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Darwin Correspondence Project

From James Geikie   20 November 1876


20th Nov 1876.

My dear Sir

Many thanks for your interesting letter.1 I feel much gratified with the favourable opinion you have formed of my book on the glacial period.2 Your explanation of the appearances presented by the coarse gravels in the South of England is quite new to me, and the more I think of it, the more feasible does it appear. I shall certainly keep it in view the next time I have an opportunity of visiting a non-glaciated area; and meanwhile I send an account of it to Mr. Skertchley,3 who is a very excellent observer, & will be sure to appreciate it.

I may mention that a few days ago I revisited Brandon to examine for my own satisfaction the evidence which Mr. Skertchley has adduced to show that palæolithic man was an inhabitant of England before the accumulation of the “great chalky boulder-clay”, and after going over the ground I feel sure that he is right.4 The palæolithic beds there are clearly of two ages—namely (a) beds of brick-earth &c. with implements, very sorely denuded, lying below the boulder-clay; and (b) beds of gravel, sand &c. with implements, resting upon the boulder-clay. It is from these latter that all the implements have hitherto been obtained: that is, up to the time when Mr. Skertchley got them in the lower beds.

In speaking of the glacier theory having preceded that of icebergs I was referring to the fact that Agassiz was the first to point out that glaciers had formerly existed in our islands.5 Up to that time (1840) I do not think anyone had suspected that this was the case. But after that time the iceberg theory came prominently forward. No doubt it was not for a number of years subsequently that what is now called the glacier theory came into vogue; and if my work shd. ever come to another edition I will take care to alter the passage you refer to, so as to prevent any misunderstanding.6

I am exceedingly obliged for your kindness in sending me a copy of your “Geological observations”7—a book which I have long wished to possess,— all your other works I have.

You credit me with the authorship of the Life of Murchison—but that was written by my brother (Professor A. Geikie)— There be two Richmonds in the field!8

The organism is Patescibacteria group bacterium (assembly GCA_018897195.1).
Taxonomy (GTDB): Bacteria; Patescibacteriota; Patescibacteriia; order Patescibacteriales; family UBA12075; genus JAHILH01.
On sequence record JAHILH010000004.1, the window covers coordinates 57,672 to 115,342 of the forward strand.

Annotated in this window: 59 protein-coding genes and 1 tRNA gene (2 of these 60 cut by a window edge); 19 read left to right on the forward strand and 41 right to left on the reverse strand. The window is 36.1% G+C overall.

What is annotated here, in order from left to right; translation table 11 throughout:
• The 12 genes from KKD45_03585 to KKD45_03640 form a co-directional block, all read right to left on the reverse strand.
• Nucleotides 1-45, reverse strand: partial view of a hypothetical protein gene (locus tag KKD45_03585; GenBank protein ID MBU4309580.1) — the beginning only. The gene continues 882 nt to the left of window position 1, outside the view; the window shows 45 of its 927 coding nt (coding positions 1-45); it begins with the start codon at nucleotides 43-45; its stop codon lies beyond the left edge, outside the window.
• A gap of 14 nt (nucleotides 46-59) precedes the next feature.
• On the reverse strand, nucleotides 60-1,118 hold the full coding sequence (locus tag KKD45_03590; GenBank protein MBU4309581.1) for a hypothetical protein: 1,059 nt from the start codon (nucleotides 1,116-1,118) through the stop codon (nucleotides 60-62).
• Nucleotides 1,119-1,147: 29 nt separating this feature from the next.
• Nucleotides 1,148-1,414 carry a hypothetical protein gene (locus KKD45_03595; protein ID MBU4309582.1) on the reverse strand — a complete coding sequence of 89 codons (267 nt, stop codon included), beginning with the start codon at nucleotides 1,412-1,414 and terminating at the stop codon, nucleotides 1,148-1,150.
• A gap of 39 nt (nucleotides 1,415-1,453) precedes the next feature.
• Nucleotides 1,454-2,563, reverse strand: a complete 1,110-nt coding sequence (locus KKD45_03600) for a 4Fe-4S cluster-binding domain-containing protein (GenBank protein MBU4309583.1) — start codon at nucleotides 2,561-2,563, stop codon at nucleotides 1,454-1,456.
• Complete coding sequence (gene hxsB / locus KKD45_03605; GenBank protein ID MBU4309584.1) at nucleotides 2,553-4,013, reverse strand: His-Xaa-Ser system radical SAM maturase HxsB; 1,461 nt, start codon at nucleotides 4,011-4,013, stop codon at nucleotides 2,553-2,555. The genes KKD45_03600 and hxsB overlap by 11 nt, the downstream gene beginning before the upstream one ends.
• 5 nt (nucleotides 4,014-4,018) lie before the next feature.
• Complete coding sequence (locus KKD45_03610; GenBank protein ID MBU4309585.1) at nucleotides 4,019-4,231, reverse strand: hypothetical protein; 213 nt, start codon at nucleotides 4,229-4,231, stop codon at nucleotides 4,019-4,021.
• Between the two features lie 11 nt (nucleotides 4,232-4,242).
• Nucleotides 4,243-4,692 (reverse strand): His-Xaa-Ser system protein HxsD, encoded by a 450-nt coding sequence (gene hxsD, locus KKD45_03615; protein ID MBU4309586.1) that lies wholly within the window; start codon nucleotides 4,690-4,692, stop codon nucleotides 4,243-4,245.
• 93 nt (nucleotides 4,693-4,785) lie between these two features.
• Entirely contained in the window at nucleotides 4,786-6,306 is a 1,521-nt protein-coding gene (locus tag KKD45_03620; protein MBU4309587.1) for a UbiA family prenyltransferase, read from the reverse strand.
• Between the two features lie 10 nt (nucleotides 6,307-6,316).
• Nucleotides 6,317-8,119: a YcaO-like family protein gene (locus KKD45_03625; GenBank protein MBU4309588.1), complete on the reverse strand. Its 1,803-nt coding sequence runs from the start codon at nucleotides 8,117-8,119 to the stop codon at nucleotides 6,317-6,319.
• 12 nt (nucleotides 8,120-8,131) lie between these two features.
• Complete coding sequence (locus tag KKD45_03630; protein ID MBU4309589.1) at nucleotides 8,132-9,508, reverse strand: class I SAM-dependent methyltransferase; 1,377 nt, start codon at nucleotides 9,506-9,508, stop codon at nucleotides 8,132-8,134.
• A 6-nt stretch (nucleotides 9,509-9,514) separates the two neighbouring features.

Again thanking you very much for the trouble you have taken to write me | I remain | very faithfully yours | James Geikie


Sydney Barber Josiah Skertchly.
Skertchly made this point in a letter published in Nature, 21 September 1876, pp. 448–9. For Geikie’s discussion of Skertchly’s research, see J. Geikie 1877, pp. 536–46.
Louis Agassiz pointed out signs of glacial action in the British Isles in Agassiz 1840b, pp. 303–4, 312, 318.
See letter to James Geikie, 16 November 1876 and n. 7, and J. Geikie 1877, p. 24. Geikie rewrote the section on the iceberg hypothesis and the glacial hypothesis in his third edition (J. Geikie 1894, pp. 27–8).
See letter to James Geikie, 16 November 1876. Roderick Impey Murchison’s biography was written by Archibald Geikie (A. Geikie 1875). ‘There be two Richmonds in the field’ is an allusion to William Shakespeare’s Richard III 5: 4: ‘I think there be six Richmonds in the field’.


Geikie, Archibald. 1875. Life of Sir Roderick I. Murchison: based on his journals and letters with notices of his scientific contemporaries and a sketch of the rise and growth of palæozoic geology in Britain. 2 vols. London: John Murray.

Geikie, James. 1877. The great ice age and its relation to the antiquity of man. 2d edition. London: Daldy, Isbister & Co.

Geikie, James. 1894. The great ice age and its relation to the antiquity of man. 3d edition, largely rewritten. London: Edward Stanford.

Geological observations 2d ed.: Geological observations on the volcanic islands and parts of South America visited during the voyage of H.M.S. ‘Beagle’. By Charles Darwin. London: Smith, Elder & Co. 1876.


Glaciation in the British Isles.

S. B. J. Skertchley’s researches on Palaeolithic man in England [Nature 14 (1876): 448–9].

Letter details

Letter no.
James Murdoch (James) Geikie
Charles Robert Darwin
Sent from
Source of text
DAR 165: 29
Physical description

Please cite as

Darwin Correspondence Project, “Letter no. 10460,” accessed on 1 March 2021,

Also published in The Correspondence of Charles Darwin, vol. 24